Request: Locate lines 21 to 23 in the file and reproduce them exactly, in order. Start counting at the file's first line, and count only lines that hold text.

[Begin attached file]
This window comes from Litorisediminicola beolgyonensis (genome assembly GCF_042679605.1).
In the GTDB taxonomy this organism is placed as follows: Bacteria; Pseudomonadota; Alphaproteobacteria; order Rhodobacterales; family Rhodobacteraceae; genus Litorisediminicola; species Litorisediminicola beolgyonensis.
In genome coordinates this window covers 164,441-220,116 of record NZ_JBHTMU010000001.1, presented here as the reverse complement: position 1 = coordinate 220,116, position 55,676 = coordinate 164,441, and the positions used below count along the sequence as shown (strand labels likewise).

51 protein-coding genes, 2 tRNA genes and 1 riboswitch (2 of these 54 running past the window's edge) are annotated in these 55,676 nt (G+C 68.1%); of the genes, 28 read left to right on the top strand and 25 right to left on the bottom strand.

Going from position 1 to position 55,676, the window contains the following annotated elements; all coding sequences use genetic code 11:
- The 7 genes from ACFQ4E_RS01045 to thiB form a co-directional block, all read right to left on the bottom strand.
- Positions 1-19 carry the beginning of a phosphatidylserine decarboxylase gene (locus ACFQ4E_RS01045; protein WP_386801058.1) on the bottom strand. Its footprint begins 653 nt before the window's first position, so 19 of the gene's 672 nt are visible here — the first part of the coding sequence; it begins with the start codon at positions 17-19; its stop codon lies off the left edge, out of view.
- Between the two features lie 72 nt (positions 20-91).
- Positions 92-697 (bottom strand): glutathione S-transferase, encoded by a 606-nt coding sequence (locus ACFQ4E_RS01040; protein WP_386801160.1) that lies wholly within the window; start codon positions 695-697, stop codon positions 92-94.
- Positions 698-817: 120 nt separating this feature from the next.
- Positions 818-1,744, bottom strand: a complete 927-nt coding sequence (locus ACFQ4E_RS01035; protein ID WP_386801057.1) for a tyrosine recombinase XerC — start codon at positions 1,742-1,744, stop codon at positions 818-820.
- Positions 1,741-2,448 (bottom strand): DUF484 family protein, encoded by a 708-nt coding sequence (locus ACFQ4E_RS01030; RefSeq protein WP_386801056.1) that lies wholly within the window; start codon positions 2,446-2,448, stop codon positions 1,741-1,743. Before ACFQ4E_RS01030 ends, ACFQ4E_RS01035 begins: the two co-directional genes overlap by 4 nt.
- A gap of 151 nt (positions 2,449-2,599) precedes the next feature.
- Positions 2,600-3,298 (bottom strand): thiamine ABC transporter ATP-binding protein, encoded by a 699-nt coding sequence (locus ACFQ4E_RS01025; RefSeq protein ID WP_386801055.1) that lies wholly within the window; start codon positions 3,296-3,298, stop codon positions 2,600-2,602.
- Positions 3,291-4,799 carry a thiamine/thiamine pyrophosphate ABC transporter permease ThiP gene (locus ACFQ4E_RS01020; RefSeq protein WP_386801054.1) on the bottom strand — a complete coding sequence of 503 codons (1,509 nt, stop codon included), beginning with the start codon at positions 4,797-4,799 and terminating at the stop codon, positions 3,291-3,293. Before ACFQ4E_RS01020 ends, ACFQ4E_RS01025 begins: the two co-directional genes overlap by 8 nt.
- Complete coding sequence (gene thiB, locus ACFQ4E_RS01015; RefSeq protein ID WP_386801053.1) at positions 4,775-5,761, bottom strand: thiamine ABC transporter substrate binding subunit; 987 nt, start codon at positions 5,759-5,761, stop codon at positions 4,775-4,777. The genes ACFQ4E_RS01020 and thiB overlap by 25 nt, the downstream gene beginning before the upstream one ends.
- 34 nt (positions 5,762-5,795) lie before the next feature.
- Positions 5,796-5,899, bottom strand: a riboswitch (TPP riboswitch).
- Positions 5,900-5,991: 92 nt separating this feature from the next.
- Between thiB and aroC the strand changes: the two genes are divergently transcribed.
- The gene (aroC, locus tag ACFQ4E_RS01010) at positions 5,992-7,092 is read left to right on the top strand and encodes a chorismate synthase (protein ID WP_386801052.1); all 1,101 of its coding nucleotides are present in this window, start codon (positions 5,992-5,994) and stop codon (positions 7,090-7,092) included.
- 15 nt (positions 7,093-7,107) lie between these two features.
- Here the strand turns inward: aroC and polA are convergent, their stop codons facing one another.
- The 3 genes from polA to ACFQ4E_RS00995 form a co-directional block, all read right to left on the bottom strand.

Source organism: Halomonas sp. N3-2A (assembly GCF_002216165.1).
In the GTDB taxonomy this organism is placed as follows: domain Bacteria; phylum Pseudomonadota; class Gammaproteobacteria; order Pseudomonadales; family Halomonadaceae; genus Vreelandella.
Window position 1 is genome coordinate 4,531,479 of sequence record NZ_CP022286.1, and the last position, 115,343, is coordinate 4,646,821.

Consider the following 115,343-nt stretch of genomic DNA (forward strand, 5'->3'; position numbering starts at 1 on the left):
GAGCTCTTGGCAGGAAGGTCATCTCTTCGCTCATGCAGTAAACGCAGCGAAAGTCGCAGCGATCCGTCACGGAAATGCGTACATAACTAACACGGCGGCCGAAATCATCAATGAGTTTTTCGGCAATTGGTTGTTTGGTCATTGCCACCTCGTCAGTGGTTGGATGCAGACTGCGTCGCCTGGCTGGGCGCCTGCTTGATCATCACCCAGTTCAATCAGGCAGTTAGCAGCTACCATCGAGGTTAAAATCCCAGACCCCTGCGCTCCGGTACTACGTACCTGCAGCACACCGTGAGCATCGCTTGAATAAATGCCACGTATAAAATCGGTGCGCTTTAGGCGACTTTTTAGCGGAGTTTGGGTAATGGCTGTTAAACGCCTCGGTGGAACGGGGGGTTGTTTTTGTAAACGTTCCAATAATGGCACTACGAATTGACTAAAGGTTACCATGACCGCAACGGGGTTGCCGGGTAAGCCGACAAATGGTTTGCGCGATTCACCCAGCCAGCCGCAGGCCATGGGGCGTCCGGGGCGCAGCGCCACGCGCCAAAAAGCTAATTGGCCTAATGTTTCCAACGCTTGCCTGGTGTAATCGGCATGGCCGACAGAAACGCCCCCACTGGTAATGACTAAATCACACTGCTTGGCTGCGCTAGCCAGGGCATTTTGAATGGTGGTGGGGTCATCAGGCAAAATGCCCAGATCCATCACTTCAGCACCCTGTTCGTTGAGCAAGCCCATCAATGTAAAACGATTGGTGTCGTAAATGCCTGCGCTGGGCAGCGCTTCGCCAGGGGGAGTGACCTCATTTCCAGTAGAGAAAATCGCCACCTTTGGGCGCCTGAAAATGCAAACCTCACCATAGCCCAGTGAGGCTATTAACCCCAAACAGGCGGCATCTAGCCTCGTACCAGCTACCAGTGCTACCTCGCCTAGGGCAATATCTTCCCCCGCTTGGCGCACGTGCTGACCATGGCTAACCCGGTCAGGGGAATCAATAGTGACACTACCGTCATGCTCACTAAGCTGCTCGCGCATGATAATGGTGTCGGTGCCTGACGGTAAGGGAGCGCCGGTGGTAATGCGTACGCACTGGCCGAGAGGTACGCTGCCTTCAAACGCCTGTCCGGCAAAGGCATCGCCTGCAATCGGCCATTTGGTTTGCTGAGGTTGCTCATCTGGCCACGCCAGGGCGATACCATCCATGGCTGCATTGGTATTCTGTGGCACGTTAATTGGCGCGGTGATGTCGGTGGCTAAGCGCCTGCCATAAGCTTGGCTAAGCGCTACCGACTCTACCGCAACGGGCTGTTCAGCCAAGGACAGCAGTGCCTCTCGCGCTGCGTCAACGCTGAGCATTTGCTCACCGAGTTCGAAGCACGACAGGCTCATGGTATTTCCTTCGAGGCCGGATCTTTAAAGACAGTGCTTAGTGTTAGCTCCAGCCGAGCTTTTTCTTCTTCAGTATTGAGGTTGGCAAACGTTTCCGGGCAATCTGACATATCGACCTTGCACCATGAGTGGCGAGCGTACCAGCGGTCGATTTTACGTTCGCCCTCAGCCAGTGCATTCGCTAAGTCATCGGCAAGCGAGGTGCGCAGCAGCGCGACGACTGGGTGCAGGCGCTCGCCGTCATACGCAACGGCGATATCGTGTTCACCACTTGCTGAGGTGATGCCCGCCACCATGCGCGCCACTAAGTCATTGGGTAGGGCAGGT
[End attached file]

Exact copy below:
- The gene (aroC, locus tag ACFQ4E_RS01010) at positions 5,992-7,092 is read left to right on the top strand and encodes a chorismate synthase (protein ID WP_386801052.1); all 1,101 of its coding nucleotides are present in this window, start codon (positions 5,992-5,994) and stop codon (positions 7,090-7,092) included.
- 15 nt (positions 7,093-7,107) lie between these two features.
- Here the strand turns inward: aroC and polA are convergent, their stop codons facing one another.